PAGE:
(Sup. Bid on OR) ≤ $100,000 + (R7 Price of OR)

Revealed preference with respect to round 8 (final clock round)

(Sup. Bid on OR) – (R8 Price of OR) ≤ (Highest bid on D) – (R8 Price of D)
(Sup. Bid on OR) ≤ (Highest bid on D) – (R8 Price of D) + (R8 Price of OR)
(Sup. Bid on OR) ≤ $850,000 – $850,000 + (R8 Price of OR)
(Sup. Bid on OR) ≤ (R8 Price of OR)

Since the bidder did not define any additional constraints, all implied base + OR package bids had to satisfy revealed preference with respect to the final clock round and all eligibility-reducing rounds; and the implied bid amount for each base + OR package bid is the sum of the highest bid on the final clock package and the amount of the OR bid components, subject to the activity rules.

As indicated in paragraph 22 (a), if the bidder had defined a maximum eligibility point limit with this collection, its bids would have to satisfy revealed preference with respect to the final clock round and all eligibility-reducing rounds, starting with the last round in which the bidder’s eligibility was at least its bidder-defined eligibility point limit.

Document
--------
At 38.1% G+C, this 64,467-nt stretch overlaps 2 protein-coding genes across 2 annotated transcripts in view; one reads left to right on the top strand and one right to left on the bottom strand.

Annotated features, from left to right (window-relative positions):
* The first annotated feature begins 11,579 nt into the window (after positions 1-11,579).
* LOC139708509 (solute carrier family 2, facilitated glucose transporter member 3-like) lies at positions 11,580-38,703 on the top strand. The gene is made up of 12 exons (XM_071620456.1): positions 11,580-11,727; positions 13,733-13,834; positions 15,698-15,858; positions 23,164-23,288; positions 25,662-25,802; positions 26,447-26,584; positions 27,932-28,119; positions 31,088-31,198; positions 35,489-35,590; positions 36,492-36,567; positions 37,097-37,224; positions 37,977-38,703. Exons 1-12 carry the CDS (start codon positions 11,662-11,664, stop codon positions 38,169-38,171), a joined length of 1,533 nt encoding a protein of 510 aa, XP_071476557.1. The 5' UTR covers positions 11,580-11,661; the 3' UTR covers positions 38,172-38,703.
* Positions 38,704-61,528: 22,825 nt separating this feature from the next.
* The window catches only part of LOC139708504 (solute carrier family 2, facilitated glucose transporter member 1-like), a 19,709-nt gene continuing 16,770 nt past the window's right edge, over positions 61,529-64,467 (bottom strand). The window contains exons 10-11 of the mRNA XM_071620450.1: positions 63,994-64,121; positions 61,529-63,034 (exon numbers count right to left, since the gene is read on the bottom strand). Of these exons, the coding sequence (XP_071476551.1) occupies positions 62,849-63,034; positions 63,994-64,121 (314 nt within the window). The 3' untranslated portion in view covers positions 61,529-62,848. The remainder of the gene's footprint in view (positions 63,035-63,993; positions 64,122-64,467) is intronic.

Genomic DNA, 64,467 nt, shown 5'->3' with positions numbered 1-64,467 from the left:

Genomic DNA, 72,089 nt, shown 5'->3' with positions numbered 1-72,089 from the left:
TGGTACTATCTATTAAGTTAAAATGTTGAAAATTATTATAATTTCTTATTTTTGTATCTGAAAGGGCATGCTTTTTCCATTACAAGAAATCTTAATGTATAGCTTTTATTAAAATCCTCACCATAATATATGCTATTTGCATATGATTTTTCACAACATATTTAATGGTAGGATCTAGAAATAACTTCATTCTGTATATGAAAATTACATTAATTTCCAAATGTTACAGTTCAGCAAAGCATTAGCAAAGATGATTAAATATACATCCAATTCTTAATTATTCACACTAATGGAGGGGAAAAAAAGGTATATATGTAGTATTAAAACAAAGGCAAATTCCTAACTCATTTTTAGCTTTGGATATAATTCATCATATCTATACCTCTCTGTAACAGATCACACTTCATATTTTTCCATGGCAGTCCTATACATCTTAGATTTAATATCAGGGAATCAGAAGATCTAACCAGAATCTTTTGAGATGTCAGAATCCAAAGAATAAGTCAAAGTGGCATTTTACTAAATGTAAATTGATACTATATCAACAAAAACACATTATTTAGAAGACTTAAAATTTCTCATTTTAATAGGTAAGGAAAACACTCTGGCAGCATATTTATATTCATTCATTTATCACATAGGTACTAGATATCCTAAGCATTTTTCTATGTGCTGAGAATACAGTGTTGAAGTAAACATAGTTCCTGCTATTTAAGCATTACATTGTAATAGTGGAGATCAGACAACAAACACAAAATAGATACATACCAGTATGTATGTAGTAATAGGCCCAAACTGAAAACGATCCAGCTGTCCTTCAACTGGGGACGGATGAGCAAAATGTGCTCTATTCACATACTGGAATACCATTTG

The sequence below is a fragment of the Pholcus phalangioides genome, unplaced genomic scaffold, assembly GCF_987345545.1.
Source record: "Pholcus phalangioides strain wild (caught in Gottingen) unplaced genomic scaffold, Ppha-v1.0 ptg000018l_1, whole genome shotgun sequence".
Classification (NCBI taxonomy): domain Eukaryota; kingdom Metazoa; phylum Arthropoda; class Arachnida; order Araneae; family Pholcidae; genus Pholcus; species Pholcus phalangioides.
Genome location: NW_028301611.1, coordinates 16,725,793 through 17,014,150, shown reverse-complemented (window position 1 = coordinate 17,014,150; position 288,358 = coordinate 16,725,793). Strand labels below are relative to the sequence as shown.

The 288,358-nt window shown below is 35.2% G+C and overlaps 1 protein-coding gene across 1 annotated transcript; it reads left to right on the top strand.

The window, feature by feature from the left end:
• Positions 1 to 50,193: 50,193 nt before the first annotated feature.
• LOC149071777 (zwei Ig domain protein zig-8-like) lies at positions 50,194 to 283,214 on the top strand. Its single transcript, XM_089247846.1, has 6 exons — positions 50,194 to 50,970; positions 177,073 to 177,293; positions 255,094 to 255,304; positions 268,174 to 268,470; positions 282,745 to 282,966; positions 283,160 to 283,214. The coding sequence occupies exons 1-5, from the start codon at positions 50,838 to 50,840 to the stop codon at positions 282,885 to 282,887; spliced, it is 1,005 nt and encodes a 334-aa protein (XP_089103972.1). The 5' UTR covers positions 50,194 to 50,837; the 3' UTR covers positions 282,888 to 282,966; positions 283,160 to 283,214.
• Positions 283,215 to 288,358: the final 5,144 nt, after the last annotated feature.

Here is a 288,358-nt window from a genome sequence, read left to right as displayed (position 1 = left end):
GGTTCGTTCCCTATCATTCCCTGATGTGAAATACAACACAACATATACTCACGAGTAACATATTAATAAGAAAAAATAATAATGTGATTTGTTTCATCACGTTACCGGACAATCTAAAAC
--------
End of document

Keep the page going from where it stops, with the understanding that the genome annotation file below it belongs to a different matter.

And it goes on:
For example, if the bidder had defined a maximum eligibility point limit of 140 points or less, all implied base + OR package bids would only be subject to the revealed preference constraints with respect to rounds 7 and 8, as round 7 was the last round in which the bidder had at least 140 eligibility points.

Additionally, if the bidder had defined a maximum bid amount with its collection of OR bids, the bid amount for each base + OR package bid would have been capped to either the bidder-defined maximum bid amount or the maximum allowable amount according to the activity rules, whichever is lower. In other words, when the activity rule allows a bid amount that exceeds the bidder-defined maximum bid amount for a collection, the bid will be reduced to the bidder-defined maximum bid amount.

 


 

Annex F — Algebraic Description of the Revealed Preference Activity Rules in the Clock Rounds and the Supplementary Round

Revealed Preference in the Clock Rounds